User Tag List

Informational! Informational!:  0
Likes Likes:  0
Page 1 of 2 12 LastLast
Results 1 to 8 of 14

Thread: Repotting and eradication of moss

  1. #1

    Join Date
    Feb 2005
    Location
    Houston TX
    Posts
    975
    Mentioned
    0 Post(s)
    Tagged
    0 Thread(s)
    I've been busy repotting my plants and trying to eradicate (or at least control) non-sphagnous mosses in my indoor greenhouse.

    This typically involves bare-rooting the plant in question (I even did this with a U. calycifida and a U. tridentata tonight), repotting in fresh medium, and innoculating with a generous dose of live sphagnum (this seems to retard non-sphagnous moss growth).

    I get one or two pots done each night... I should be done by the end of February! [img]http://www.**********.com/iB_html/non-cgi/emoticons/new/smile.gif[/img]
    My Grow List

    "We are just an advanced breed of monkeys on a minor planet of a very average star. But we can understand the Universe. That makes us something very special." -- Stephen Hawking

  2. #2

    Join Date
    Jan 2006
    Location
    Riverhead, NY
    Posts
    15
    Mentioned
    0 Post(s)
    Tagged
    0 Thread(s)
    I understand that many non-sphagnous mosses can be detrimental to CP growth, yet some seem to be okay. I love mosses in my terrarium. Should I treat all non sphagnous species as pests? Do you know of a good moss ID book or site? Or a list of mosses that are CP safe or unsafe?

    Sorry to bother you with all these questions.

    Thanks,[I]
    Todd


    ...and on the 8th day, they bulldozed it.

  3. #3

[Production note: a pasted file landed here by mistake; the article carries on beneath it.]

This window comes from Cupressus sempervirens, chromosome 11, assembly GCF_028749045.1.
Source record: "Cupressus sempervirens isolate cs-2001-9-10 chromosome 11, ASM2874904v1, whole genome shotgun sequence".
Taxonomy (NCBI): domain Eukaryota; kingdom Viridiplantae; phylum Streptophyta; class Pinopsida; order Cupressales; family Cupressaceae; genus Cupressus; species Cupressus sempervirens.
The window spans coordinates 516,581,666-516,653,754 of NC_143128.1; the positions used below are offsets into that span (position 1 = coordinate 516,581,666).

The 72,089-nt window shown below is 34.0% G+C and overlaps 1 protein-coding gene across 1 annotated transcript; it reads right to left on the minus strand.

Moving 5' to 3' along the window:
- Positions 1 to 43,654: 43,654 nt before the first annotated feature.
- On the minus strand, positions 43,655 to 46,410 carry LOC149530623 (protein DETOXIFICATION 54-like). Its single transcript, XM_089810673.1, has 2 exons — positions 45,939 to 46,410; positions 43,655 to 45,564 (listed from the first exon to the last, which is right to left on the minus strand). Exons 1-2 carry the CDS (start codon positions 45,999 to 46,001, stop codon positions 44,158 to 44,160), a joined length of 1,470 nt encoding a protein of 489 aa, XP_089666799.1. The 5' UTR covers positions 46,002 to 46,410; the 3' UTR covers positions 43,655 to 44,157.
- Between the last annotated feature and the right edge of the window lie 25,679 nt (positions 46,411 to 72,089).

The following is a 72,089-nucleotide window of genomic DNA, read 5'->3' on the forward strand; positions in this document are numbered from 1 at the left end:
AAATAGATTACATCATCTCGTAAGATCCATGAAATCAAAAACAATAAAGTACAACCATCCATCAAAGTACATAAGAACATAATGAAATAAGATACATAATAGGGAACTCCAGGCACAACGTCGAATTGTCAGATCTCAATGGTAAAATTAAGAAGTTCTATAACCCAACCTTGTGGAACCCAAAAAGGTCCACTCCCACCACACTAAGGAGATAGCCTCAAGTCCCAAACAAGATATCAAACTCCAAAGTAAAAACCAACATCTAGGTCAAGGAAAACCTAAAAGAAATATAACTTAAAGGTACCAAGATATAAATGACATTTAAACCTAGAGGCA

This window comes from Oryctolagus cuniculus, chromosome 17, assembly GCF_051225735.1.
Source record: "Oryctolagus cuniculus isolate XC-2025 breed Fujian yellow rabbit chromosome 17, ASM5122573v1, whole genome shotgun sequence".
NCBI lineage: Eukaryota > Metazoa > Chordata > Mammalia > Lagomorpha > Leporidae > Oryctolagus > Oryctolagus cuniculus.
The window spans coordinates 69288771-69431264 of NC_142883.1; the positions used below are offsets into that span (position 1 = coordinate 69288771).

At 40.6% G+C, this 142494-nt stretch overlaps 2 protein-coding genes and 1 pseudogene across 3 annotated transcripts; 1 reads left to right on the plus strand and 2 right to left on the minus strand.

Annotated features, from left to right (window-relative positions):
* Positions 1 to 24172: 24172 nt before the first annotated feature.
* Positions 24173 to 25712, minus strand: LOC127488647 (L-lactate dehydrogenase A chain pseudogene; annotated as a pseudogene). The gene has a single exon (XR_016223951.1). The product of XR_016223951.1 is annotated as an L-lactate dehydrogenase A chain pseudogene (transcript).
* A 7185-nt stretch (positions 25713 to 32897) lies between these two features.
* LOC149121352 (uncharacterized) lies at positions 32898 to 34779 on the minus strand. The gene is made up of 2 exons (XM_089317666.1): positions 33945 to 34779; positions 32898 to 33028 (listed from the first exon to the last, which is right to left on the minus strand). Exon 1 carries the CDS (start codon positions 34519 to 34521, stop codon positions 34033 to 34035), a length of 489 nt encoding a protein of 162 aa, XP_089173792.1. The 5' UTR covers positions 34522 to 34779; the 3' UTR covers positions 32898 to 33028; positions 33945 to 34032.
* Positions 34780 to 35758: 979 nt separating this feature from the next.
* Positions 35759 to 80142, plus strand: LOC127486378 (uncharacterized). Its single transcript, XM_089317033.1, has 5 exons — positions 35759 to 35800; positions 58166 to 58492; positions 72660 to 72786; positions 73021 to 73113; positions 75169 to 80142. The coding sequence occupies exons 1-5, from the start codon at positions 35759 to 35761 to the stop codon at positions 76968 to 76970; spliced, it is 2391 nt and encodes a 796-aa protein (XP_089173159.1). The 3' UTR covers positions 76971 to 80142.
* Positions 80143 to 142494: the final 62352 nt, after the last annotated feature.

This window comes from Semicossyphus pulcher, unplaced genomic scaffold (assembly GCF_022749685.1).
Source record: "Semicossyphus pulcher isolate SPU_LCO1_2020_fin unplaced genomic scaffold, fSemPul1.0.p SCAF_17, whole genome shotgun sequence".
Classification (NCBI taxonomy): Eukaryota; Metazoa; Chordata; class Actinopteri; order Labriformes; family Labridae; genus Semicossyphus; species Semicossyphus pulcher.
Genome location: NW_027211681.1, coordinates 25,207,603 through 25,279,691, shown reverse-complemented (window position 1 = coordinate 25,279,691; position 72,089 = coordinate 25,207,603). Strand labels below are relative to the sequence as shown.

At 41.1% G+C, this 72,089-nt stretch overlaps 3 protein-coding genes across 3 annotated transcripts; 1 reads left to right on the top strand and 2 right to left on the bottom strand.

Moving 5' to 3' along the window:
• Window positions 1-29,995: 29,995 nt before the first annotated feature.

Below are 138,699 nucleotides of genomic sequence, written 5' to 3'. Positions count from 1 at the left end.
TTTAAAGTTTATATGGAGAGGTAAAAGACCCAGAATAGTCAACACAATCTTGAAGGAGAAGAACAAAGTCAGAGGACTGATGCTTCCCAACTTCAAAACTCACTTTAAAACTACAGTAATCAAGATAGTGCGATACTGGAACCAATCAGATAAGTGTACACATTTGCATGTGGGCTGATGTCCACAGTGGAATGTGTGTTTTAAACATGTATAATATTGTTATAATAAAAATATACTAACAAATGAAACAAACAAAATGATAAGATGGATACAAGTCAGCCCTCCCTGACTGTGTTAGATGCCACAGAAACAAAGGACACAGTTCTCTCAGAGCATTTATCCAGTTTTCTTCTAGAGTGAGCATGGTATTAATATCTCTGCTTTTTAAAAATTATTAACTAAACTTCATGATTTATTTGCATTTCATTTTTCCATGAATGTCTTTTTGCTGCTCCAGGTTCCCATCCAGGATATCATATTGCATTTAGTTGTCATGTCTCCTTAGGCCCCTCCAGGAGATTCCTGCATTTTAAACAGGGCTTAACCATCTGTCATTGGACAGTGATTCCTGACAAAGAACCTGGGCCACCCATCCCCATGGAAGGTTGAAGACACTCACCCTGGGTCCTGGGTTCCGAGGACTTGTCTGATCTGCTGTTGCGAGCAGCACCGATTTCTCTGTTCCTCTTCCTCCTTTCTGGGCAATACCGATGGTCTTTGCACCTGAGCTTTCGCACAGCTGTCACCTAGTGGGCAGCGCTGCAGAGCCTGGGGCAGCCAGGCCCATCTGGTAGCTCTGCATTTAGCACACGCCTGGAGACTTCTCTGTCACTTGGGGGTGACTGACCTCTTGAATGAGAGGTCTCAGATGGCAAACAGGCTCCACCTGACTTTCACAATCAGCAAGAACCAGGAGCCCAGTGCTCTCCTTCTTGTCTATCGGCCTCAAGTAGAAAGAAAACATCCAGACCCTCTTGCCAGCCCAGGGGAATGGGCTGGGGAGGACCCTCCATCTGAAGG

chloroplast's Avatar
    Join Date
    May 2004
    Location
    Massachusetts, USA
    Posts
    824
    Mentioned
    0 Post(s)
    Tagged
    0 Thread(s)
    Quote Originally Posted by [b
    Quote[/b] ]Or a list of mosses that are CP safe or unsafe?
    Almost any moss species typically found growing in CP pots are "safe" if they are kept under control. Carpets of moss can prevent the growth of algae and fungus on the surface of moist media, so I usually allow them to grow but thin them out on occasion. Likewise, almost any moss can be CP "unsafe" if allowed to smother a pot--especially for small CPs such as pygmy dews, genlisea, utrics and some pings.

    Quote Originally Posted by [b
    Quote[/b] ]I get one or two pots done each night... I should be done by the end of February!
    I have the same speed when sowing seed! [img]http://www.**********.com/iB_html/non-cgi/emoticons/new/smile_m_32.gif[/img] Well, I always tell myself it's always better to do it right the first time. Have fun transplanting the rest. [img]http://www.**********.com/iB_html/non-cgi/emoticons/new/smile.gif[/img]
    Secretary, New England Carnivorous Plant Society (NECPS) http://www.necps.org/
    Member, International Carnivorous Plant Society (ICPS)
    Member, North American Sarracenia Conservancy (NASC)
    Member, The Carnivorous Plant Society (CPS)

  4. #4
    War. War never changes. Est's Avatar
    Join Date
    Apr 2004
    Location
    Champaign, IL
    Posts
    3,935
    Mentioned
    3 Post(s)
    Tagged
    1 Thread(s)
    One method used by some experienced growers is to weather the pot and media. The idea is to prepare the pot and media at an early date and letting it sit outside where rain will remove trace minerals (though it wouldn't hurt to wash your media beforehand) and allow any problems (such as algae) to arise so that you don't need to deal with it when there's a plant in there! Using this method you can, at the very least, select the pots with the least contamination for use in transplanting.

    Fighting contamination can be a pain, and if you're really serious about reducing contamination of algae and bryophytes, this's a good method to keep in mind. Keep fighting the good fight! [img]http://www.**********.com/iB_html/non-cgi/emoticons/biggrin.gif[/img]
    \(_o)/ ಠ_ಠ
    My Growlist
    NASC Website Come join in on the fun!

  5. #5

    Join Date
    Feb 2005
    Location
    Houston TX
    Posts
    975
    Mentioned
    0 Post(s)
    Tagged
    0 Thread(s)
    Quote Originally Posted by [b